FRT’s Fast Five: Week ending June 27, 2019

Financial Recovery Technologies Fast Five provides you with the top news in shareholder class actions. Stay up-to-date on the latest developments in settled (U.S./Canada) claims filing opportunities, Antitrust settlements, Global Group Litigation matters and more. For more information, contact your Financial Recovery Technologies representative or email us.

1. Petrobras Says Don’t Give Cornell Sealed Docs for Arbitration

Petrobras is asking a New York federal court to nix Cornell University’s bid for confidential information the Brazilian oil giant filed in a securities class action settled last year for $3 billion, arguing that the school shouldn’t be allowed to “piggyback” on the work of the class plaintiffs. Cornell had asked the court, which oversaw the securities class action against Petrobras stemming from a massive bribery scheme, for access to certain information the company filed under seal in the suit. Click here to read the full article (subscription may be needed).

2. High Court Won’t Consider Investors’ Toshiba ADR Dispute

Siding with the recommendation of the solicitor general, the U.S. Supreme Court declined to review the revival of an investor suit over plunges in the price of Toshiba shares that are sold in the U.S. The Japanese manufacturer had asked the high court to take a look at securities claims filed in the wake of an April 2015 announcement that it was conducting an internal investigation into its accounting practices, leading to stock price drops experienced both by holders of Toshiba Corp.’s common stock on the Tokyo Stock Exchange and U.S. shares of its foreign stock, known as American depositary receipts. Though the Supreme Court chose not to review the case, it did ask the solicitor general in January to provide the federal government’s view on the matter. Click here to read the full article (subscription may be needed).

3. Are We There Yet? the Wait for Australia’s First Judgment in a Shareholder Class Action May Soon Be Over

Australia has had a class action system since 1992. In that time, over one hundred shareholder class actions have been commenced, but none have progressed to a judgment. This remarkable state of affairs could leave you wondering: Is corporate Australia too ready to run up the white flag and allow plaintiffs and their backers to win-by-forfeit? Are the costs and risks of running a shareholder class action to judgment too great? Are listed companies really making continuous disclosure errors or misleading statements that frequently? Whatever the cause, one thing is certain: this state of affairs has led to uncertainty. Click here to read the full article.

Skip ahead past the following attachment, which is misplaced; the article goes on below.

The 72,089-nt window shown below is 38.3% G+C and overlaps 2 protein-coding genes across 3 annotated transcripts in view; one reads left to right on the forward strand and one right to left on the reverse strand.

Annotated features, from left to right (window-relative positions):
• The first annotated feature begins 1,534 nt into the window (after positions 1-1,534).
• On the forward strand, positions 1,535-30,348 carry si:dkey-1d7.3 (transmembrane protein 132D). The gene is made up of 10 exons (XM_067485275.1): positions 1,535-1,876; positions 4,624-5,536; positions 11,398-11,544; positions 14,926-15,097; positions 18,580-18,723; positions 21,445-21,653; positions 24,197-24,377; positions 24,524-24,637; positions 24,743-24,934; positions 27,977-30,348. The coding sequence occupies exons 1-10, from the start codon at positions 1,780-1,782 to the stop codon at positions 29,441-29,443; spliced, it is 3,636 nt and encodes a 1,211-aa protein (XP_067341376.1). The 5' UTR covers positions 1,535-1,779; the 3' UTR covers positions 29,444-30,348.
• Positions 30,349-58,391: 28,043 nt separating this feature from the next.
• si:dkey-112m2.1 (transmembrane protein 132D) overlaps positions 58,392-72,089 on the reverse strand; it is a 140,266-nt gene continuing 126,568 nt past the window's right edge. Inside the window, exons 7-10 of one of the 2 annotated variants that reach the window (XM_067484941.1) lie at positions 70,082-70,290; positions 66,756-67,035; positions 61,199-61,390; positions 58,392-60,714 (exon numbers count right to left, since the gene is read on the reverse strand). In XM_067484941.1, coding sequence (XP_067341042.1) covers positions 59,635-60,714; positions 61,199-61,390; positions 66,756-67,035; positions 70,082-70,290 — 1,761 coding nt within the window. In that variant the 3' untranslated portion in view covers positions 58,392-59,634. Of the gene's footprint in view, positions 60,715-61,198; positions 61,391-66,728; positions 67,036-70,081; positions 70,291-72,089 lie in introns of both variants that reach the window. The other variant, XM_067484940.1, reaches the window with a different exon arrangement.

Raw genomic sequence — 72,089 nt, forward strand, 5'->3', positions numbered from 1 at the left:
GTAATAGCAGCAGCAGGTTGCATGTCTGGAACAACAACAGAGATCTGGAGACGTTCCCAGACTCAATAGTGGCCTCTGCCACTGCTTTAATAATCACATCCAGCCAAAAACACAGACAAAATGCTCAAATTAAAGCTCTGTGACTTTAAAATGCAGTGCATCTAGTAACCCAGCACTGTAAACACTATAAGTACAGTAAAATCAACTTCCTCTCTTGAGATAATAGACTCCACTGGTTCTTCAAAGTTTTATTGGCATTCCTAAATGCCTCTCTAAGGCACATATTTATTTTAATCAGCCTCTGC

4. Murray Goulburn Settles Class Action for $42 Million

Former dairy processor Murray Goulburn has settled a class action brought against it by more than 1300 investors for $42 million, including legal fees and interest. But a second class action against the fallen milk giant remains underway and is listed for a trial commencing in February next year. The settled class action was led by Murray Goulburn investor Endeavour River, and included institutional and retail investors who bought units in Murray Goulburn between 29 May 2015 – which was shortly before MG units were first listed on the ASX – and 26 April 2016. Click here to read the full article.

5. Class Action Update: Has the Door Opened to Contingency Fees in Class Actions, and the Last Word on Competing Class Actions?

Australia’s Full Federal Court has left open the possibility of approving a common fund order incorporating a contingency payment for plaintiff law firms in class actions. But will they really be ordered while the legislative ban on contingency fees in costs agreements remains? The Full Court also gave some further guidance on selecting from competing class actions before making it clear it has limited interest in allowing further appeals on competing class actions given the principles are now clear. The prospect of contingency fees as part of a common fund order may encourage more class action activity. The reduction in appeals (for competing class actions) should speed up dealing with multiple claims. Click here to read the full article.

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Founded in 2008, Financial Recovery Technologies (FRT) is the leading technology-based services firm that helps the investment community identify eligibility, file claims and collect funds made available in securities and other class action settlements. Offering the most comprehensive range of claim filing and monitoring services available, we provide best-in-class eligibility analysis, disbursement auditing and client reporting, and deliver the highest level of accuracy, accountability and transparency available. For more information, go to

This communication and the content found by following any link herein are being provided to you by Financial Recovery Technologies (FRT) for informational purposes only and does not constitute advice. All material presented herein is believed to be reliable but FRT makes no representation or warranty with respect to this communication or such content and expressly disclaims any implied warranty under law. Opinions expressed in this communication may change without prior notice. Firms should always seek legal and financial advice specific to their unique situation and objectives.

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